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Hellooooo buttermilk-cream cheese glaze, I want to bathe in you omg.

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“Best thing I’ve ever eaten.” -#JonS

“Favorite thing you’ve made.” -Tom

“Oh my god.” -D. Frankel

“Mmmffm” -CJ

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It’s pretty hard to go wrong with bananas, brown butter, chocolate, buttermilk, and cream cheese.

Impossible, actually.  You could probably smush them all up and stick them in the microwave and it would taste good.
(Ugh. Banana mug cake?!?!?)

But more on that later: let’s talk technology!

Talk tech to me…

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Remember how I admitted to having a bad case of lens lust?

How all I wanted all I needed all I ever desired ever was a new lens?

Something shiny, big, and full of glass?

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I bought myself one!
After the horrors of 7th week (1 paper, 2 midterms, 3 p-sets and no sleep) I decided I was deserving.  Ahem.

But, y’all, let me tell you: I am bad at ebay.  I do not do ebay good.

I lost 4 (four!) auctions for various 17-55 mm f2.8 USM Canon lenses.

I had fallen into a pit of despair (FWP), when suddenly, I noticed a new BUY IT NOW lens and I jumped out of my seat and my pants and bought the damn thing.

I promptly put my pants back on and sat down
but nevertheless, my excitement was not dampered.

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The lens came super quickly (it only took the weekend to arrive!) and I was stunned.

It’s really a beaut; there is so much glass!  I’m unused to that, and I find it truly gorgeous.

It makes my camera look gigantic, yes, but ooooo mami that depth of field will getcha!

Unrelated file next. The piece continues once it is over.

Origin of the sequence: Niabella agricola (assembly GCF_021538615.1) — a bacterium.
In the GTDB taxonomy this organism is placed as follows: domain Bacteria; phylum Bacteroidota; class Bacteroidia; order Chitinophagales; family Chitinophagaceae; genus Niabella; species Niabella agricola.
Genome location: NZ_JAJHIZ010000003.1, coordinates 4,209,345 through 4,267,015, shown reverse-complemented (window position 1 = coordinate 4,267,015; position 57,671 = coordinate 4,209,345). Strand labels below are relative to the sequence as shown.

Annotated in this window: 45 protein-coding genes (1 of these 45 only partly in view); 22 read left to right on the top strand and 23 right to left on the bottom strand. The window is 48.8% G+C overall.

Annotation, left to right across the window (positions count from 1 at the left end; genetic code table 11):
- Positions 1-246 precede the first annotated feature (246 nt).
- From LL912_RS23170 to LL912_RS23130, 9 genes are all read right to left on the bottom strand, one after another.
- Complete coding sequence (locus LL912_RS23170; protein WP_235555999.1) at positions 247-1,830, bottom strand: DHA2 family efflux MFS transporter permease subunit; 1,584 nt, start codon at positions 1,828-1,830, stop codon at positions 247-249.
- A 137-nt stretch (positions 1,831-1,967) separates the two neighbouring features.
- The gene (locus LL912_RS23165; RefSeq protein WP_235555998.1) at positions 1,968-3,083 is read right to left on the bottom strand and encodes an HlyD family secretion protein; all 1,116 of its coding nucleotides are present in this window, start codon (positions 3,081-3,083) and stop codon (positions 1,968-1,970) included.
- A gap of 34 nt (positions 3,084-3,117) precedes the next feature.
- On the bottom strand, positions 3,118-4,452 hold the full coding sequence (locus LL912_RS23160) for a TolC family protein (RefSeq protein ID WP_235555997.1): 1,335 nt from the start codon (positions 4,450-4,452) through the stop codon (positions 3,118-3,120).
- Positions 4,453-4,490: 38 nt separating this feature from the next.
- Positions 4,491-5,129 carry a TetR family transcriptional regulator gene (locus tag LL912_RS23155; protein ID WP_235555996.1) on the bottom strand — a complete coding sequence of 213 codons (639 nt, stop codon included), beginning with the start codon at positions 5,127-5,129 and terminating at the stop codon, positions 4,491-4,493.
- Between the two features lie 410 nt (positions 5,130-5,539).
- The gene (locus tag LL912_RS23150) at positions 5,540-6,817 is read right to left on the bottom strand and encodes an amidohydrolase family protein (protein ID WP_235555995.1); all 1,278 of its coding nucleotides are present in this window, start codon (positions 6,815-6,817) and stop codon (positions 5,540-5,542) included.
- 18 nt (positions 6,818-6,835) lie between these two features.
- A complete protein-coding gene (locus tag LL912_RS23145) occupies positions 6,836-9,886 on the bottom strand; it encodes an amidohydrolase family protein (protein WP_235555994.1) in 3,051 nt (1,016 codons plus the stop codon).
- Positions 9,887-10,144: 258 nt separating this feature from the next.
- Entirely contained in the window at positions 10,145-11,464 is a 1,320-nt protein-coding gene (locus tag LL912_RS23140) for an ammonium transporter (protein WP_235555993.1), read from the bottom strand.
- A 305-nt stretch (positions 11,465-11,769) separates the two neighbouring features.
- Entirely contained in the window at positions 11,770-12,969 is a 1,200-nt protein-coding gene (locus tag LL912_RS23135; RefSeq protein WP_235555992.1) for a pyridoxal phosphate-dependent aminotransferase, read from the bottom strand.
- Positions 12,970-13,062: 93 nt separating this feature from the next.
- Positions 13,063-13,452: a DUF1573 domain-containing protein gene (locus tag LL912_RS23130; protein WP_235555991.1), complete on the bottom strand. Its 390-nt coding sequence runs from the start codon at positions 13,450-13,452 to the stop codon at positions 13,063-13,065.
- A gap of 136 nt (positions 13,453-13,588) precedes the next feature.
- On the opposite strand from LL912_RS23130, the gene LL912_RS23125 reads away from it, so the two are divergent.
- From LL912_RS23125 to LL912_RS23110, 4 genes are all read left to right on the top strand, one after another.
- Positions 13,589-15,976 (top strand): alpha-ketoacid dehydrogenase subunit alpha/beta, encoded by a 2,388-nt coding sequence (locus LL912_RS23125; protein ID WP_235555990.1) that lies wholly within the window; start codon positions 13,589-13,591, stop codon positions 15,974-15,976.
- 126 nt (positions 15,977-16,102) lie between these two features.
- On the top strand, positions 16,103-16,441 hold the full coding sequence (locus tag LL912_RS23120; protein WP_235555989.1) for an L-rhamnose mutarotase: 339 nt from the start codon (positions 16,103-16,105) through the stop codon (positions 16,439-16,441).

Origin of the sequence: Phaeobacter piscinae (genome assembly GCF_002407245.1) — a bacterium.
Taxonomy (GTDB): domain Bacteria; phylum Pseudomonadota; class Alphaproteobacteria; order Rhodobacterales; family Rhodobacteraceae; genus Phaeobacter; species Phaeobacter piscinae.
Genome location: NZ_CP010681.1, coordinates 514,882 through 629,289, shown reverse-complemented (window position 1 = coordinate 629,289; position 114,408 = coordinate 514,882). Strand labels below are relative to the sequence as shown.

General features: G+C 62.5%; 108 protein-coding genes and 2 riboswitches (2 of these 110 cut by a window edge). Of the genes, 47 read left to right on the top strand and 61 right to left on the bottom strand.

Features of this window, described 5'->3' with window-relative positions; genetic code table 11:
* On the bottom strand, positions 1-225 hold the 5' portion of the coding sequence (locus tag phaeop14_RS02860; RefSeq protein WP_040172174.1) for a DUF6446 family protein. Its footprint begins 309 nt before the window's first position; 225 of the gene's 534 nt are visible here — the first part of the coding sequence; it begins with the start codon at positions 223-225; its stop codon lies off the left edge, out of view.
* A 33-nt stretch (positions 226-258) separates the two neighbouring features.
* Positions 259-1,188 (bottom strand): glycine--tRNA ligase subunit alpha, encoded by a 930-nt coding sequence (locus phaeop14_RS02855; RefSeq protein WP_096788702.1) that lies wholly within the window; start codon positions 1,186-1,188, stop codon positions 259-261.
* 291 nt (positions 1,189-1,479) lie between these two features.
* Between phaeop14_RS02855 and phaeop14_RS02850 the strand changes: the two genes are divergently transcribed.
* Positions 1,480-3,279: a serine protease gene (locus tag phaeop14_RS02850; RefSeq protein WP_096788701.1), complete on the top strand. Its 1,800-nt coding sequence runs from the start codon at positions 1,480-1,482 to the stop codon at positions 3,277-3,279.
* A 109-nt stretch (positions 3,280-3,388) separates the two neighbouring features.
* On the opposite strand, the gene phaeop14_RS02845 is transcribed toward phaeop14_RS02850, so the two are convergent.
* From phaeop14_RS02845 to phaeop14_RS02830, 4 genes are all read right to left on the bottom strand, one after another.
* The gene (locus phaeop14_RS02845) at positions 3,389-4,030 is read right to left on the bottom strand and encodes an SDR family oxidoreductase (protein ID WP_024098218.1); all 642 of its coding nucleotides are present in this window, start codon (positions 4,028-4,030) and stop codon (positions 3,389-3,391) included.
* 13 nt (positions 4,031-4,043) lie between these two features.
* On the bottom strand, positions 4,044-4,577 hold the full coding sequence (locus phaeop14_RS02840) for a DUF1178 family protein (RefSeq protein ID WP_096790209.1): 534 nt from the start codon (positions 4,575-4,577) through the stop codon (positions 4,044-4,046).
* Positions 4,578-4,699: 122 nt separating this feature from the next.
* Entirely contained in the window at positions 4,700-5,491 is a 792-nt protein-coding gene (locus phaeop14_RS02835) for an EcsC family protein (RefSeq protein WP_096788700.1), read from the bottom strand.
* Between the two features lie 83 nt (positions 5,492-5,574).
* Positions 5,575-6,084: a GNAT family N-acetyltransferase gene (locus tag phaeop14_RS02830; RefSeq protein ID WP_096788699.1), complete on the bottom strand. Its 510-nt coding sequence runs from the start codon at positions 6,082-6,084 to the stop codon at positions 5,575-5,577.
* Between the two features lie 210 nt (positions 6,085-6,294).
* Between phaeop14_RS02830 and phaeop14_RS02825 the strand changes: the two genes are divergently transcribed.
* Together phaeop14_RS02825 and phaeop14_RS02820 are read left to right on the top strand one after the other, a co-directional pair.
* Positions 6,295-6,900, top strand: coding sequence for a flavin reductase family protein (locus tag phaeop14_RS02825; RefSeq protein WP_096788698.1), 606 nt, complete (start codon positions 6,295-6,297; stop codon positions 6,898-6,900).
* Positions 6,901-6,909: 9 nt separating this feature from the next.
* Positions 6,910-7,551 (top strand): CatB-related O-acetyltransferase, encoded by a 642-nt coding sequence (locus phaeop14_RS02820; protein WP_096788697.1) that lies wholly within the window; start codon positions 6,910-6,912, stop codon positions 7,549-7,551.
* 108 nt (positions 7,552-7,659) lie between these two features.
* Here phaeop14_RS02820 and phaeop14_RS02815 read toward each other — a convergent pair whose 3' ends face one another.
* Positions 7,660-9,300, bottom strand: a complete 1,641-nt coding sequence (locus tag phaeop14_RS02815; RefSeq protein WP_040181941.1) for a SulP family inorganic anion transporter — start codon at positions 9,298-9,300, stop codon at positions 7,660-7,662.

Compared to my lil’ eensy kit lens (which I still and will always love.  It’s got sentimental value, okay?  Sentimental value and no lens cap.  Oops.), this thing is a giant monster princess who will be treated with love and care and kept safe.

Very safe.  (She says as she smudges glaze all over it.)

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Obviously, I was very excited to bake something and take photos of it with my new toy.
Obviously, knowing me, I was going to choose something I hate photographing.

Whyyyyy am I so stubborn and ridiculous?

I hate bundt cakes.  Wait, no, I hate photographing bundt cakes.  We’ve been through this.  I’m bad at it.
And yet, I baked a bundt cake. Hmph.

This cake, doe.
It is a never fail.  I have made it so many different ways, and have yet to be displeased.
This is my favorite adaptation.

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First, I brown half the butter.  Half is creamed until light and fluffy, and then its nutty, flavorful, melted partner gets poured in.
The result?  All of the benefits of the brown butter with an accompanying light and fluffy crumb due to the aeration from creaming, which cannot be done with solely melted butter.
The cake would be much denser if all the butter were to be browned.

Next: I freeze my bananas.  Solid.  Then I melt them in the microwave and discard most of the banana water.  It will make your cake too wet and dense.  You concentrate the flavor of the bananas a bit with the heat of the microwave, then you get rid of the excess liquid: boom.
Bigger, bolder banana flavor.

Brown sugar makes up the majority of the added sweeteners here, and it gives depth and warmth thanks to the molasses.

Buttermilk keeps the crumb tender and soft; we only need a touch, as too much would make the cake soggy and crumbly.

Finally, a smattering of chocolate chips, because chocolate.

To top the cake, buttermilk, cream cheese, powdered sugar, and milk powder get whizzed together to make a thick glaze that is not too sweet and has just the right amount of tang.

‘Tis a beautiful bundt.  There.  I said it.  The interior makes up for the photos exterior.

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Perfect Banana Bundt